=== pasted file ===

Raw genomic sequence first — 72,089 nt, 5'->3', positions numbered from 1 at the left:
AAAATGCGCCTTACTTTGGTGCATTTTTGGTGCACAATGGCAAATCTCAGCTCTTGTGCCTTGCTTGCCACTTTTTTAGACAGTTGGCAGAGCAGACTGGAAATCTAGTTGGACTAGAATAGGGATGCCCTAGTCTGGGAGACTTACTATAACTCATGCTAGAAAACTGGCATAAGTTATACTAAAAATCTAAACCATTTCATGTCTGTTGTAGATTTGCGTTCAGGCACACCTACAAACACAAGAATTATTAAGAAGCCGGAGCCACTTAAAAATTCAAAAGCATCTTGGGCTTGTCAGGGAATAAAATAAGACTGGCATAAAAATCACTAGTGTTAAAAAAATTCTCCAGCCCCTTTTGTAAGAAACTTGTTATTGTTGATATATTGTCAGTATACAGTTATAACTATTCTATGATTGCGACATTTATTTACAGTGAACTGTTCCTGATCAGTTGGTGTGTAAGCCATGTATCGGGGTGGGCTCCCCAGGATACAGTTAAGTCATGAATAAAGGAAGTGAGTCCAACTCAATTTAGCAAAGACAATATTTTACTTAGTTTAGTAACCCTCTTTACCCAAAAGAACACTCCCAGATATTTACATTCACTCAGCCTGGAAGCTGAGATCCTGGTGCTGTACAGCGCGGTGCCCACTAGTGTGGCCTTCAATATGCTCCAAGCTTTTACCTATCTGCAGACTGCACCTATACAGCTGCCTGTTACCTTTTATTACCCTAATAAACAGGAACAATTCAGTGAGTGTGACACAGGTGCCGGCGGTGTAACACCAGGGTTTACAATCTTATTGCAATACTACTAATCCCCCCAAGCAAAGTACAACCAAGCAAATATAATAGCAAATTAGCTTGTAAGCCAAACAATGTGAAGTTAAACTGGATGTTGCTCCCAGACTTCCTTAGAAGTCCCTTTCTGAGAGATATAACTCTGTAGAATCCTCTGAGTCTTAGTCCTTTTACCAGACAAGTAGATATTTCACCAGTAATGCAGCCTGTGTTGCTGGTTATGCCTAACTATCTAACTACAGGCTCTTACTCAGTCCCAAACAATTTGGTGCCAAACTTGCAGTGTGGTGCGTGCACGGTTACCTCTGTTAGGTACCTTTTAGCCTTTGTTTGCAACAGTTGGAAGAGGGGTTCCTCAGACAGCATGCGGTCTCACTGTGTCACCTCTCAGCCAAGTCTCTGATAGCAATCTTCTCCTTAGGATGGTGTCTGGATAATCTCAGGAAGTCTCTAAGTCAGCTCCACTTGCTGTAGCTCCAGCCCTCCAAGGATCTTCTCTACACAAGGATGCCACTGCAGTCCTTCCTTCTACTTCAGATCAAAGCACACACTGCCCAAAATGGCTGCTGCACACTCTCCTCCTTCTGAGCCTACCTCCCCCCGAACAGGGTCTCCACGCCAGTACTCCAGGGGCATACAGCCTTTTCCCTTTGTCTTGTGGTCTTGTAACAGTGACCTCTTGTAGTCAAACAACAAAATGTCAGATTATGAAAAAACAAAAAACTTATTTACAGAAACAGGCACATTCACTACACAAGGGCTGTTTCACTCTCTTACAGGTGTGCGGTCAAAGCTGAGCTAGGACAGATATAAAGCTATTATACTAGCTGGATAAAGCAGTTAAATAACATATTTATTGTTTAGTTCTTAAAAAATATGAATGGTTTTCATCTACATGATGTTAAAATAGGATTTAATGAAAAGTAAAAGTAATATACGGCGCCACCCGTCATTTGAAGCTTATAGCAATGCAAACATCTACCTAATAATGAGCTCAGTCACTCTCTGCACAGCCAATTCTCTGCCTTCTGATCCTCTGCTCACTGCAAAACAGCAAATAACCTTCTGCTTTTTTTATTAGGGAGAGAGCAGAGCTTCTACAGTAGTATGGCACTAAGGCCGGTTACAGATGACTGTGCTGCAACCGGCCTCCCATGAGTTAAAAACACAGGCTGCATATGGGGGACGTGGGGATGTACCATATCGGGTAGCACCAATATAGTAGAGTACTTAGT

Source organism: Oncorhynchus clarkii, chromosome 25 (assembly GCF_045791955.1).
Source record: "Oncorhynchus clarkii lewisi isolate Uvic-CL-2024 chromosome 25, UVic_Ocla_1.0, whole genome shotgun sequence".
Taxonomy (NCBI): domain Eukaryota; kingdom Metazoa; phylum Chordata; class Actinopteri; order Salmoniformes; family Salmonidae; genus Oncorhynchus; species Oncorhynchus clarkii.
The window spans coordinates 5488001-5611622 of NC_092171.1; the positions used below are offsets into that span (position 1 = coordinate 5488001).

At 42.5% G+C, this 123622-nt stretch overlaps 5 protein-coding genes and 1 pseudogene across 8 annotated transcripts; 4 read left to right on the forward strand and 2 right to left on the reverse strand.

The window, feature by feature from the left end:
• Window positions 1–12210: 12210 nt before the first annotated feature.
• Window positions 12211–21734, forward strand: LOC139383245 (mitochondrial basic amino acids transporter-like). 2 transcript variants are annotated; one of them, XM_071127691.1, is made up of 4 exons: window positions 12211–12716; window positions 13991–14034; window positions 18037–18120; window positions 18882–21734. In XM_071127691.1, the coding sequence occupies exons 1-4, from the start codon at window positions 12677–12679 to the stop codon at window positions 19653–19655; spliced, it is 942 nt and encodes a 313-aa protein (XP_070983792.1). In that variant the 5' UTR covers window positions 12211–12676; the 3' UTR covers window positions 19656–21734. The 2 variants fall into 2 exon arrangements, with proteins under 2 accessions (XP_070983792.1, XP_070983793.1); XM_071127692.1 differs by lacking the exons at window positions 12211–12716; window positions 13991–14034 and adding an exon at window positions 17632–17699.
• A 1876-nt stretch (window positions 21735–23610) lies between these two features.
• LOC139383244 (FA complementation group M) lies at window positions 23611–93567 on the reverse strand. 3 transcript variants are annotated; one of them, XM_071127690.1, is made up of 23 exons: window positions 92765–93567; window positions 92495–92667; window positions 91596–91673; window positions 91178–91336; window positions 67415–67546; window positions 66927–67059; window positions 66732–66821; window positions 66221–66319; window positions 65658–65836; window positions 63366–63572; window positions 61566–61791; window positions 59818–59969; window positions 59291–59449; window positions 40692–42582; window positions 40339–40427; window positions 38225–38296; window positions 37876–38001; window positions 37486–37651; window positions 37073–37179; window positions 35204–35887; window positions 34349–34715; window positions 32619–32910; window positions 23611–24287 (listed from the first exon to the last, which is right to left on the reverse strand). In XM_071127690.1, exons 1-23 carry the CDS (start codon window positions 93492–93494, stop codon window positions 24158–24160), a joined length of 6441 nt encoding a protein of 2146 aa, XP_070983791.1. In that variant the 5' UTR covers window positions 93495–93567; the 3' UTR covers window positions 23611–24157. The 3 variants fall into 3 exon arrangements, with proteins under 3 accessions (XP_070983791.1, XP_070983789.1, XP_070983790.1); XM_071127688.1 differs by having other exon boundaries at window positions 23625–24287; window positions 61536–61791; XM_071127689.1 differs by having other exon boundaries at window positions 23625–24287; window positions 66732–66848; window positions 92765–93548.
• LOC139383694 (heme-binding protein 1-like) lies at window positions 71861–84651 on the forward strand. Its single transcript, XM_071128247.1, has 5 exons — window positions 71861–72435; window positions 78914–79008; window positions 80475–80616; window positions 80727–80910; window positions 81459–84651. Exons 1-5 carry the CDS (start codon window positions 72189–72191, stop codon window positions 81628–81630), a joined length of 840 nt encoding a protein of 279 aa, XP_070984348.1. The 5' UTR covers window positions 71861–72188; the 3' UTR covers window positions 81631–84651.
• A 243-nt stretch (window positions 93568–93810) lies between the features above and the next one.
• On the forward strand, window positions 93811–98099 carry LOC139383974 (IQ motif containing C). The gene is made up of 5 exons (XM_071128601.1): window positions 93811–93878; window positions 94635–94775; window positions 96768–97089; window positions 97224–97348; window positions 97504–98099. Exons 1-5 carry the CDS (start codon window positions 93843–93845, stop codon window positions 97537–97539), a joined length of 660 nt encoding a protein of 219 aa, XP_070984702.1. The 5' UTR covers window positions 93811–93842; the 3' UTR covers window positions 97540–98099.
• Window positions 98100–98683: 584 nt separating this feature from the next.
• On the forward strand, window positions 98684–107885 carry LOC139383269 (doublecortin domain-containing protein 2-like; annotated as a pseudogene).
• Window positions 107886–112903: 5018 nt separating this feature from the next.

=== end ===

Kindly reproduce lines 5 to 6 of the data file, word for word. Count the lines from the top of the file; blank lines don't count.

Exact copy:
Taxonomy (NCBI): domain Eukaryota; kingdom Metazoa; phylum Chordata; class Actinopteri; order Salmoniformes; family Salmonidae; genus Oncorhynchus; species Oncorhynchus clarkii.
The window spans coordinates 5488001-5611622 of NC_092171.1; the positions used below are offsets into that span (position 1 = coordinate 5488001).